Collaboration has become one of the key imperatives of 2020. Digital tools have been vital in enabling remote collaboration. In the NHS, video conferencing was quickly rolled out to connect not just clinicians but also supply chain specialists, IT technicians and senior management. The question for the NHS and other organisations is how to enable frictionless and effective collaboration in the long-term. Coordinating the actions of disparate teams is not a new challenge. It’s one that Checkit has been working on for a long time. Our solution, digital work management, is designed to empower teams to be consistently productive in even the most dynamic, fast-moving environments.

2.      Improving the flow of data

Data mastery will give the NHS a big advantage in the battle to slow the spread of COVID-19. The focus has been on not only gathering data but improving the flow, aggregation and analysis of data to improve the pace and accuracy of decision-making. Dashboards presenting live, consistent information are being set up within key areas of the NHS to aid research, treatment and resource allocation. There is a concerted effort to establish a “single source of truth” – combining data from multiple sources to gain actionable, up-to-date insight. How many other organisations could benefit from this? The speed at which data is collected and configured is crucial. At Checkit we’re dedicated to providing organisations with real-time operational data that helps them adapt more quickly to unexpected threats, address potential issues and achieve efficiencies.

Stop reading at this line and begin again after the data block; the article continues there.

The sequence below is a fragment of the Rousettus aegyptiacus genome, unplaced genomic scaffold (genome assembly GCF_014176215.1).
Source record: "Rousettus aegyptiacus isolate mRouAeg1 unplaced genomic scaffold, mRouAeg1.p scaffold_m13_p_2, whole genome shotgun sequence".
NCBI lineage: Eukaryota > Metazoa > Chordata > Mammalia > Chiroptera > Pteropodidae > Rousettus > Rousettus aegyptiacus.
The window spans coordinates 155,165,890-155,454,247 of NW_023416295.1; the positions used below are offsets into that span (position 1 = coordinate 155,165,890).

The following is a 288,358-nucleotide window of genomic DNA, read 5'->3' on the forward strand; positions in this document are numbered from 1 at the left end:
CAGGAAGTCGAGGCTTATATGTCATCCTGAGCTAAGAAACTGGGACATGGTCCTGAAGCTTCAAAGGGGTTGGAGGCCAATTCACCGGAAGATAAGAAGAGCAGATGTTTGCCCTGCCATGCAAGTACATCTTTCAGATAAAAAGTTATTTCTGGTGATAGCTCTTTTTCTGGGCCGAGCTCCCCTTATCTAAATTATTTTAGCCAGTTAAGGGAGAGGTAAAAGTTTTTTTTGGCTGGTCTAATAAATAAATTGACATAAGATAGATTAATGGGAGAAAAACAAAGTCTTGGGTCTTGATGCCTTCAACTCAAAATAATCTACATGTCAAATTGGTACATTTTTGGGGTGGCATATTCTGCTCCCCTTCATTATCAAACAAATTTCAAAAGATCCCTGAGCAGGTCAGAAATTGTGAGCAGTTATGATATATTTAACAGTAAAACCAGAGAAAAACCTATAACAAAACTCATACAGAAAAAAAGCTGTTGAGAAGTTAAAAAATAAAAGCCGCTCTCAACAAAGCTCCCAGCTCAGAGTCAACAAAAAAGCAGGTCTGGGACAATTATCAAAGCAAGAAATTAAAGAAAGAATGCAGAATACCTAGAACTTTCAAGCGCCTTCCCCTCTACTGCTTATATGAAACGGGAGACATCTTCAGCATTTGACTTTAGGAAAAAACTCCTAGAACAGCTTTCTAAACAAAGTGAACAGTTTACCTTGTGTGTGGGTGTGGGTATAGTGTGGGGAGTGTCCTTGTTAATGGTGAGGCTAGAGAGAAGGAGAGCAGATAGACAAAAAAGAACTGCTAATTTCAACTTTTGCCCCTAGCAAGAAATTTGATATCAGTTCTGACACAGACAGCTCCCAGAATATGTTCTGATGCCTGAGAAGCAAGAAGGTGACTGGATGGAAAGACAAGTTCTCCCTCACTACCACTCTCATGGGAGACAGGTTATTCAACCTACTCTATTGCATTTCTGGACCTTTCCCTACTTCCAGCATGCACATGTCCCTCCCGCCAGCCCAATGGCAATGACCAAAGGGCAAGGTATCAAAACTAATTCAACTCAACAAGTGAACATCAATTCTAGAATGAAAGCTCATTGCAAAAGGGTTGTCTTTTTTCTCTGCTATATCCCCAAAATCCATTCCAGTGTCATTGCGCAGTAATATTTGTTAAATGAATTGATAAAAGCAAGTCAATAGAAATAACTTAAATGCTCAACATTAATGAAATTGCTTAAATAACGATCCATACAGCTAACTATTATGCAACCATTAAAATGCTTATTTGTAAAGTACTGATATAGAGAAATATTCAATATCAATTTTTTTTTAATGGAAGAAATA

3.      Empowering frontline workers